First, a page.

New book examines tejano music

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New book examines tejano music

The story of the American music scene has not been completely told because of the absence of in-depth published research on the Mexican-American music experience, says Dr. Manuel Pena, music professor at California State University, Fresno

But Pena is helping complete the picture with his latest book, Musica Tejana (Texan-Mexican Music), recently published by the Texas A&M University Press.

The book is a scholarly research that presents and analyzes the development and history as well as social and economic implications of this American regional form of Mexican music that Pena says is distinctively American.

“Tejano music is ranked among the most important regional styles in the United States, right up there with country, bluegrass and down home blues,” Pena says.

He writes that “tejano music is not one single music but several musical and musico-literary genres, ensembles and their styles.” It includes two major regional ensembles — the conjunto (accordion-based) and the Texas-Mexican version of the orquesta (Mexican-American dance band).

Created by Mexican-Americans in Texas, Tejano music has been spread throughout the Southwest including a strong presence in central California where agriculture has historically attracted Texas immigrants, says Pena.

The music has been most notably popularized by such artists as the late Selena, Emilio Navairo and five-time Grammy award winner Flaco Jimenez, who is in town for the 10th Annual Nortefio/Tejano Festival Saturday, June 19.

The event is held at the Fresno Convention Center’s Exhibit Hall and annually sells out — testimony to the music’s influence in this area, says Pena.

This week, Pena is promoting the book by joining forces with Jimenez who, like Selena and Navairo, is one of the book’s subjects. The book is available at the Kennel Bookstore on campus.

Pena and Jimenez will be at Borders Books in the River Park Shopping Center Saturday afternoon from

1 to 3 p.m. to promote the festival sponsored by Radio Bilingue, Inc. which has tapped Pena’s expertise for its annual workshops on Tejano music.

Jimenez won his most recent Grammy earlier this year for the CD “Said and Done,” a crossover into country western music, one of the topics Pena addresses in his book.

Pena describes Jimenez as an innovative accordionist and musical ambassador who was one of the first to crossover from the Mexican music scene to the English market.

“Although he was not the first to attempt it, he is known for having popularized the fusion of conjunto and country-western styles,” Pena writes of Jimenez.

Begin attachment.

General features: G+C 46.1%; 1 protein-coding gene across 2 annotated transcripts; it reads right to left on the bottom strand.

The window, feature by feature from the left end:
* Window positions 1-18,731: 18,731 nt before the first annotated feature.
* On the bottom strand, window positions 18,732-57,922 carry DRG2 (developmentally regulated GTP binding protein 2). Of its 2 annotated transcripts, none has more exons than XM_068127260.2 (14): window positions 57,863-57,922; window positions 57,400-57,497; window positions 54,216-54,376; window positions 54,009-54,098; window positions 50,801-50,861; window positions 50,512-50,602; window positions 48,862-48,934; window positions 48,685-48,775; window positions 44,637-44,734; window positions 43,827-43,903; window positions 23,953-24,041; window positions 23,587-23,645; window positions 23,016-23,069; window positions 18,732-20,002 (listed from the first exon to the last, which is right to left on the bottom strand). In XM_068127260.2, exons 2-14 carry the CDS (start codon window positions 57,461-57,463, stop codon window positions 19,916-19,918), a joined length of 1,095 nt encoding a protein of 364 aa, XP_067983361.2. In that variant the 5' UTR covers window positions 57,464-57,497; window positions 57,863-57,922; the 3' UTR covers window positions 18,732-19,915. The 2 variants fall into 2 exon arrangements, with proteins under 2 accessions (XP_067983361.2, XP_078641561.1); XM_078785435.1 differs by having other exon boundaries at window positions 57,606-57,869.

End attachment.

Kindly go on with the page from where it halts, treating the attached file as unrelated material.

Pena’s scholarly work is intended primarily for college courses and researchers but is expected to attract the attention of Mexican-Americans and other music aficionados.

“With the recent interest in world music, and the current popularity of the Tejano sound, this book could well attract a significant audience,” said John McDowell, a professor of folklore at Indiana University who reviewed the book. However, he cautioned that the book “may be too narrow in focus to reach a truly broad cross-section of readers.”

But music journalist Ramiro Burr, a syndicated columnist for the San Antonio Express-News in Texas who specializes in Latin music and is author of the new book, “The Billboard Guide to Tejano and Regional Mexican Music” by Billboard Books, said works like Pena’s and his own fill a void.

“This is the first time this music has ever been documented,” he said. “It’s important to remember that the artists in Tejano/Conjunto/Norteno have made important contributions to the American music landscape.”

Burr said the history of a culture or of a country is incomplete unless it includes the participation and contributions of everyone.

“These books will help make complete the American music picture,” Burr said.

Pena has taught at Fresno State since 1981 as well as the University of Texas at Austin where he received a Ph.D. in ethnomusicology and folklore. He earned his bachelor’s and master’s degrees at Fresno State.

Many members of Fresno State’s music faculty have national and international reputations as performing artists and teachers and are well known for their scholarly research, articles and books.

Pena maybe reached at (559) 278-7190.